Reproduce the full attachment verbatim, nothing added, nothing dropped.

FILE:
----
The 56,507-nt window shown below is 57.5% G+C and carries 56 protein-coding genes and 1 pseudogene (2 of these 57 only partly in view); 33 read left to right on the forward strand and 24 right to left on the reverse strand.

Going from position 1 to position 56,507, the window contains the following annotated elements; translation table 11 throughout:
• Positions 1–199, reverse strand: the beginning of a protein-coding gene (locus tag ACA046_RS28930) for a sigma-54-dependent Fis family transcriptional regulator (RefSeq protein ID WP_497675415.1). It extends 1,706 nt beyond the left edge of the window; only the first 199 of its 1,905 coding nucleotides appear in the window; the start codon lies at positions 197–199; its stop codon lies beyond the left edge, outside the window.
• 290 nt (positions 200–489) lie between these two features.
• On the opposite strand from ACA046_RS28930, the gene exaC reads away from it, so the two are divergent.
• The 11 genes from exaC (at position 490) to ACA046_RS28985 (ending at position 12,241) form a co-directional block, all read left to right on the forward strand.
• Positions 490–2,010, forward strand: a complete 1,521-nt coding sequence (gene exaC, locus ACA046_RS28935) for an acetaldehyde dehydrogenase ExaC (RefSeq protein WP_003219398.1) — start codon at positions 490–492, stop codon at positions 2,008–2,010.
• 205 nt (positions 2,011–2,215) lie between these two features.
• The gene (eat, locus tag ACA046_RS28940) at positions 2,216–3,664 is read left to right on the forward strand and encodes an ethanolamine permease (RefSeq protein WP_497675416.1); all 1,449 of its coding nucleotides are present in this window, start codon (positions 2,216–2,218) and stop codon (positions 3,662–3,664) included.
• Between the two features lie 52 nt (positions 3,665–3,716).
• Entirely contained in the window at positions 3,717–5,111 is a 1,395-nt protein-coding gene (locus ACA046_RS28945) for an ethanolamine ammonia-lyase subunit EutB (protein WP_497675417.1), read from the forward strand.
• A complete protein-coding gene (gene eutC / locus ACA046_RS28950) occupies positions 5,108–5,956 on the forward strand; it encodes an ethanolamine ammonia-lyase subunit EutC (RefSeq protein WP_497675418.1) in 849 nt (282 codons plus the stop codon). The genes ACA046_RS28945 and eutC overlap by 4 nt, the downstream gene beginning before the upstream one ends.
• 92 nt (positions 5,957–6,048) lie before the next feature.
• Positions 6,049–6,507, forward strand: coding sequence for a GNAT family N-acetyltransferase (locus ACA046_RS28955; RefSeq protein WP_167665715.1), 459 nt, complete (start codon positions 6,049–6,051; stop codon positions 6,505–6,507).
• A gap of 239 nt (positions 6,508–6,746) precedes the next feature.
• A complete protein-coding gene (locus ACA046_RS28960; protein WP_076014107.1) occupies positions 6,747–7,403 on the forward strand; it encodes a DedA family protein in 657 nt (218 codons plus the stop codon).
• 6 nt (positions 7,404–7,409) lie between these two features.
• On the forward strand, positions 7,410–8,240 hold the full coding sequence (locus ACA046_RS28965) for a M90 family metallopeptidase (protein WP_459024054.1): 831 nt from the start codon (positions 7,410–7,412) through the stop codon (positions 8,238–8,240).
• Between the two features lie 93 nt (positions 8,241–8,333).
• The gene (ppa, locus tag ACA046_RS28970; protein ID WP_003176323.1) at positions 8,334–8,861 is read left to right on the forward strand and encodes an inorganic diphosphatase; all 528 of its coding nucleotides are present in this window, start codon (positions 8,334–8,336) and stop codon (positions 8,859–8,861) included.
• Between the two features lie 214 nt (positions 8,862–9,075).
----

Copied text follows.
The 56,507-nt window shown below is 57.5% G+C and carries 56 protein-coding genes and 1 pseudogene (2 of these 57 only partly in view); 33 read left to right on the forward strand and 24 right to left on the reverse strand.

Going from position 1 to position 56,507, the window contains the following annotated elements; translation table 11 throughout:
• Positions 1–199, reverse strand: the beginning of a protein-coding gene (locus tag ACA046_RS28930) for a sigma-54-dependent Fis family transcriptional regulator (RefSeq protein ID WP_497675415.1). It extends 1,706 nt beyond the left edge of the window; only the first 199 of its 1,905 coding nucleotides appear in the window; the start codon lies at positions 197–199; its stop codon lies beyond the left edge, outside the window.
• 290 nt (positions 200–489) lie between these two features.
• On the opposite strand from ACA046_RS28930, the gene exaC reads away from it, so the two are divergent.
• The 11 genes from exaC (at position 490) to ACA046_RS28985 (ending at position 12,241) form a co-directional block, all read left to right on the forward strand.
• Positions 490–2,010, forward strand: a complete 1,521-nt coding sequence (gene exaC, locus ACA046_RS28935) for an acetaldehyde dehydrogenase ExaC (RefSeq protein WP_003219398.1) — start codon at positions 490–492, stop codon at positions 2,008–2,010.
• 205 nt (positions 2,011–2,215) lie between these two features.
• The gene (eat, locus tag ACA046_RS28940) at positions 2,216–3,664 is read left to right on the forward strand and encodes an ethanolamine permease (RefSeq protein WP_497675416.1); all 1,449 of its coding nucleotides are present in this window, start codon (positions 2,216–2,218) and stop codon (positions 3,662–3,664) included.
• Between the two features lie 52 nt (positions 3,665–3,716).
• Entirely contained in the window at positions 3,717–5,111 is a 1,395-nt protein-coding gene (locus ACA046_RS28945) for an ethanolamine ammonia-lyase subunit EutB (protein WP_497675417.1), read from the forward strand.
• A complete protein-coding gene (gene eutC / locus ACA046_RS28950) occupies positions 5,108–5,956 on the forward strand; it encodes an ethanolamine ammonia-lyase subunit EutC (RefSeq protein WP_497675418.1) in 849 nt (282 codons plus the stop codon). The genes ACA046_RS28945 and eutC overlap by 4 nt, the downstream gene beginning before the upstream one ends.
• 92 nt (positions 5,957–6,048) lie before the next feature.
• Positions 6,049–6,507, forward strand: coding sequence for a GNAT family N-acetyltransferase (locus ACA046_RS28955; RefSeq protein WP_167665715.1), 459 nt, complete (start codon positions 6,049–6,051; stop codon positions 6,505–6,507).
• A gap of 239 nt (positions 6,508–6,746) precedes the next feature.
• A complete protein-coding gene (locus ACA046_RS28960; protein WP_076014107.1) occupies positions 6,747–7,403 on the forward strand; it encodes a DedA family protein in 657 nt (218 codons plus the stop codon).
• 6 nt (positions 7,404–7,409) lie between these two features.
• On the forward strand, positions 7,410–8,240 hold the full coding sequence (locus ACA046_RS28965) for a M90 family metallopeptidase (protein WP_459024054.1): 831 nt from the start codon (positions 7,410–7,412) through the stop codon (positions 8,238–8,240).
• Between the two features lie 93 nt (positions 8,241–8,333).
• The gene (ppa, locus tag ACA046_RS28970; protein ID WP_003176323.1) at positions 8,334–8,861 is read left to right on the forward strand and encodes an inorganic diphosphatase; all 528 of its coding nucleotides are present in this window, start codon (positions 8,334–8,336) and stop codon (positions 8,859–8,861) included.
• Between the two features lie 214 nt (positions 8,862–9,075).